This is immediately followed by the episode of Yosef and aishes Potifar {Potifar’s wife}. Yosef, upon being brought down to Mitzraim {Egypt}, was purchased by Potifar. Eventually, Potifar put him in charge of all of his affairs. Aishes Potifar repeatedly tried to seduce Yosef but he refused her advances. One day, when no one else was in the house, she grabbed his garment, demanding that he sleep with her. Yosef fled from the house, leaving his garment in her hand. Furious, she then claimed that Yosef had tried to seduce her and had run out of the house when she screamed, leaving his garment behind. For this, Yosef was thrown into prison.

The Medrash teaches that these seemingly antithetical episodes were written in the Torah one after the other in order to link and compare the two. Both Tamar and aishes Potifar had the purest of intentions! Aishes Potifar saw through astrology that children would come from her and Yosef — she didn’t know if it would be directly through her or instead, through her daughter. Both, to the same exact degree, acted l’shem shamayim {for the sake of Heaven}!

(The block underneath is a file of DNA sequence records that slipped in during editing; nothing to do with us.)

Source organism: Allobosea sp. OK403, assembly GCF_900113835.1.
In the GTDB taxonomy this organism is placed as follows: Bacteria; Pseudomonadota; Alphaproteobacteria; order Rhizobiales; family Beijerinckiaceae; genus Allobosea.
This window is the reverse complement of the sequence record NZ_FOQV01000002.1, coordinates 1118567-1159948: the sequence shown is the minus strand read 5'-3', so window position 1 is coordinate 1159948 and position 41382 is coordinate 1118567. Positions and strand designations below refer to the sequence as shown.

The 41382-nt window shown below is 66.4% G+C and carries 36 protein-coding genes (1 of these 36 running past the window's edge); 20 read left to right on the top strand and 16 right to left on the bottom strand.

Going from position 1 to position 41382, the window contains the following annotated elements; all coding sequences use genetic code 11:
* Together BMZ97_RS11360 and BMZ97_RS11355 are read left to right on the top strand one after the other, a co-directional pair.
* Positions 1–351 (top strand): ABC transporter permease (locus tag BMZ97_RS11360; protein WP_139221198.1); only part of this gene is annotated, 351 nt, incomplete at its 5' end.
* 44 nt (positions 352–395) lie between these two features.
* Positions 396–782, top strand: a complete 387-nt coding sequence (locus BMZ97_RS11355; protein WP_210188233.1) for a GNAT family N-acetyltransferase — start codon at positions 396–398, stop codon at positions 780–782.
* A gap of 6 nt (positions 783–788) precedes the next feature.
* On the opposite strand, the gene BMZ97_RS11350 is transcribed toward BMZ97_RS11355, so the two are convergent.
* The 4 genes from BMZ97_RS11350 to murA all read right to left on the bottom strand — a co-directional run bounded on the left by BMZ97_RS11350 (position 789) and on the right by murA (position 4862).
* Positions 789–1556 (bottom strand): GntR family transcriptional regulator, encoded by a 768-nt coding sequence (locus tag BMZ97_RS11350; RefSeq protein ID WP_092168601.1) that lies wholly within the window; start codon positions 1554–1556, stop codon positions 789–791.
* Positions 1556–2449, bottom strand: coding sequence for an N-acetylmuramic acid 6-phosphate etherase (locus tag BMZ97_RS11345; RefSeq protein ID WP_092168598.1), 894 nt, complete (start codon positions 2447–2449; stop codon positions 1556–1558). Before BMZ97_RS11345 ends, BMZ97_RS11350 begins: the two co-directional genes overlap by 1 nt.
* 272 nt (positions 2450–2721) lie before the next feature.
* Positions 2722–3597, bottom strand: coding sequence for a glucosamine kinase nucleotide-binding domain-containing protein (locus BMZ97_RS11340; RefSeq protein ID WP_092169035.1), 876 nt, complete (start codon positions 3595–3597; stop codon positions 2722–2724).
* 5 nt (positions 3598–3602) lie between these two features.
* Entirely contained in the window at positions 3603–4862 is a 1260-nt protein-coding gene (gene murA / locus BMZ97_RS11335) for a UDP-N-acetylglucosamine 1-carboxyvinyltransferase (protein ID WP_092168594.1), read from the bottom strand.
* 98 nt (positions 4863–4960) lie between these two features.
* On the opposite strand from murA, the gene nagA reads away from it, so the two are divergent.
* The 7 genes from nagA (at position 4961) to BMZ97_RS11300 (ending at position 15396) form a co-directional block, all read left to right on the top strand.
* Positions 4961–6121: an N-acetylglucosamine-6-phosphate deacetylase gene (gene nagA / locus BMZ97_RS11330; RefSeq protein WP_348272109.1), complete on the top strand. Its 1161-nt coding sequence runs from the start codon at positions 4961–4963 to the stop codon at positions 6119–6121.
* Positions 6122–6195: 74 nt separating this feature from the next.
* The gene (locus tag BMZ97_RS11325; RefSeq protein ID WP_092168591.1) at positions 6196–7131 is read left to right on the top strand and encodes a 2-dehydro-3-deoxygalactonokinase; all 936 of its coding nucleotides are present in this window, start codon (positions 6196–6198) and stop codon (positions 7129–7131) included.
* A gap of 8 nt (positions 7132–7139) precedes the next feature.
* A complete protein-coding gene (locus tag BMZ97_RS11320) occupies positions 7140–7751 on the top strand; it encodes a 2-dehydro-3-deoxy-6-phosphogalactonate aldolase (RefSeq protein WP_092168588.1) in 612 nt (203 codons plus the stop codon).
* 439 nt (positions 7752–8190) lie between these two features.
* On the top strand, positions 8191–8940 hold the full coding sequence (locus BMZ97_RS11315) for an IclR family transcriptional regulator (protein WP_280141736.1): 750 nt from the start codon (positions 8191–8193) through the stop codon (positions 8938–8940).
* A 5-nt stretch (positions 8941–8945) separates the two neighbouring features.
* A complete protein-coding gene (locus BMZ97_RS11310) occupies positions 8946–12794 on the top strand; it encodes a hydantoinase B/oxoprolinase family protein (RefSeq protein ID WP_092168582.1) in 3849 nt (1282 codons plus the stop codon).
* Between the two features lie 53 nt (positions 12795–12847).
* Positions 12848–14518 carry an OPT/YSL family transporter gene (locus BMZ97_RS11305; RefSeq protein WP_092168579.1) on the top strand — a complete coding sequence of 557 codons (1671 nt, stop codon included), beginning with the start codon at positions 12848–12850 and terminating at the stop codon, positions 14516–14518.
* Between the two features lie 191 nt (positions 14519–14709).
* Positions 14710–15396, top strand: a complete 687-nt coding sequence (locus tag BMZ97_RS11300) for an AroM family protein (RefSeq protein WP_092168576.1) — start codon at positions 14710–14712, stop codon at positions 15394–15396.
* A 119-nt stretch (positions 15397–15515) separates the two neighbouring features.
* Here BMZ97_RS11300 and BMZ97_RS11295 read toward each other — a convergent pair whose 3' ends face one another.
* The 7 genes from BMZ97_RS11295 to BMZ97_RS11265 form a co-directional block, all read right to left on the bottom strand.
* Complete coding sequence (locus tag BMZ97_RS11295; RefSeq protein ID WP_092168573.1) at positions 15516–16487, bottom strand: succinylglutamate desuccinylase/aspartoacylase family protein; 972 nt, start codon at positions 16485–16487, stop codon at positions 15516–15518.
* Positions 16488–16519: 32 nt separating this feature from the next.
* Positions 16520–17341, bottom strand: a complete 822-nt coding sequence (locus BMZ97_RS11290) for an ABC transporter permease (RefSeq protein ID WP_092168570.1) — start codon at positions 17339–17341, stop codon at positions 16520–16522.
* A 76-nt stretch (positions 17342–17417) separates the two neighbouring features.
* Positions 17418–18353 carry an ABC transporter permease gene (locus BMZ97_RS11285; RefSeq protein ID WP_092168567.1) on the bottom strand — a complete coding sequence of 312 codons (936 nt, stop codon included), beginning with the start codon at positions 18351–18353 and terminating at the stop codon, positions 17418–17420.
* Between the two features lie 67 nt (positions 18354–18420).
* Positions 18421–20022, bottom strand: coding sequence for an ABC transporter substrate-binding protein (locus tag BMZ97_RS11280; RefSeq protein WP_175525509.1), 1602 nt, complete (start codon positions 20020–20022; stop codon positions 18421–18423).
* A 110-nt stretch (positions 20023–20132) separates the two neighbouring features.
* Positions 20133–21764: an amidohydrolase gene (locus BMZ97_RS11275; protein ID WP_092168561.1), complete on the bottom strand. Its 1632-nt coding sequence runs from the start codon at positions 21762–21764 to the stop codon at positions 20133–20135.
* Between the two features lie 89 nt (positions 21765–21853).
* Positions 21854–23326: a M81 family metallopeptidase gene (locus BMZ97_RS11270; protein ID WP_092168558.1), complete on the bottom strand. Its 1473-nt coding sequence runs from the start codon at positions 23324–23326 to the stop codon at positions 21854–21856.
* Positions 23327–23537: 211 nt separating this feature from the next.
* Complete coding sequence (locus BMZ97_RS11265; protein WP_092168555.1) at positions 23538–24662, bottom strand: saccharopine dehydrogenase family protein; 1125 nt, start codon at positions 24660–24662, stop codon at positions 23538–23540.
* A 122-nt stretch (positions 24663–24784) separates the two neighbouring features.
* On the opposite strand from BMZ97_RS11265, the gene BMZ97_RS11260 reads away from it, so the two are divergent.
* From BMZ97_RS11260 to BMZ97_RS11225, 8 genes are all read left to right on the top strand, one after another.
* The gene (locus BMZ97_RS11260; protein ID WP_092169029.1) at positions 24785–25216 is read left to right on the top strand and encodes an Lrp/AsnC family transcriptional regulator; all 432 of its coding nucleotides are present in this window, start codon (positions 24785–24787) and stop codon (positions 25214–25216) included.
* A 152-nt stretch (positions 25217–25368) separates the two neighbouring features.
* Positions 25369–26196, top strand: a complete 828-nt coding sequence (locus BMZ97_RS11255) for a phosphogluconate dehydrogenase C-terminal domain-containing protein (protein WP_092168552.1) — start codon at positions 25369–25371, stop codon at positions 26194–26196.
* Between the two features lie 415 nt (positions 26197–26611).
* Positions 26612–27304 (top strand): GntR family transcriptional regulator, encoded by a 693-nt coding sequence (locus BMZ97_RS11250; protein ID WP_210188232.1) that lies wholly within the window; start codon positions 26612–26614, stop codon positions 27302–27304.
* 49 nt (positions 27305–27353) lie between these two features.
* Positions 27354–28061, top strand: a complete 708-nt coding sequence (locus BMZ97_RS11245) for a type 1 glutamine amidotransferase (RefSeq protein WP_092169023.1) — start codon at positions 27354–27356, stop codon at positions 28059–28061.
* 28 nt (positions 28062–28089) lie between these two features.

If so , Rav Shalom Schwadron zt”l asks, how did Tamar merit to be the mother of both royalty and the Moshiach {Messiah} while aishes Potifar is eternally scorned as a lowly seductress? How, for heaven’s sake, were Tamar’s pure intentions considered for ‘the sake of Heaven’ while aishes Potifar’s initially pure intentions left her Heaven forsaken? (Sorry — I got a bit carried away.)